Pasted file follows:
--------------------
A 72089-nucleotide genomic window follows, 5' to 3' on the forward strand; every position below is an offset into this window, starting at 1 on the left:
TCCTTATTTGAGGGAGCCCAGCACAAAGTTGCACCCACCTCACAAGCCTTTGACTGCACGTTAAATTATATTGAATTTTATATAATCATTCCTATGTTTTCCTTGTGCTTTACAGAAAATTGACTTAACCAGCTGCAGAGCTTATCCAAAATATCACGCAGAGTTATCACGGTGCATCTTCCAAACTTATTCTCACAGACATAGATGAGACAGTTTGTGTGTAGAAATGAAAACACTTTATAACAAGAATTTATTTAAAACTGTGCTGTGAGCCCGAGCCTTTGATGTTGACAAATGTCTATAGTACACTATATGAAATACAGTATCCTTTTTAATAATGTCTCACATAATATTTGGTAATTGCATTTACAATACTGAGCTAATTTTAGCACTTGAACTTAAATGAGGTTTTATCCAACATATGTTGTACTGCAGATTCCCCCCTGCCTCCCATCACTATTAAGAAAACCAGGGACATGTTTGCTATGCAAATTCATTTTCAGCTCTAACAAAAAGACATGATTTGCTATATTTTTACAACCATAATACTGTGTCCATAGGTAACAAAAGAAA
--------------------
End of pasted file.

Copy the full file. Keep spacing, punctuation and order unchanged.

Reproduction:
A 72089-nucleotide genomic window follows, 5' to 3' on the forward strand; every position below is an offset into this window, starting at 1 on the left:
TCCTTATTTGAGGGAGCCCAGCACAAAGTTGCACCCACCTCACAAGCCTTTGACTGCACGTTAAATTATATTGAATTTTATATAATCATTCCTATGTTTTCCTTGTGCTTTACAGAAAATTGACTTAACCAGCTGCAGAGCTTATCCAAAATATCACGCAGAGTTATCACGGTGCATCTTCCAAACTTATTCTCACAGACATAGATGAGACAGTTTGTGTGTAGAAATGAAAACACTTTATAACAAGAATTTATTTAAAACTGTGCTGTGAGCCCGAGCCTTTGATGTTGACAAATGTCTATAGTACACTATATGAAATACAGTATCCTTTTTAATAATGTCTCACATAATATTTGGTAATTGCATTTACAATACTGAGCTAATTTTAGCACTTGAACTTAAATGAGGTTTTATCCAACATATGTTGTACTGCAGATTCCCCCCTGCCTCCCATCACTATTAAGAAAACCAGGGACATGTTTGCTATGCAAATTCATTTTCAGCTCTAACAAAAAGACATGATTTGCTATATTTTTACAACCATAATACTGTGTCCATAGGTAACAAAAGAAA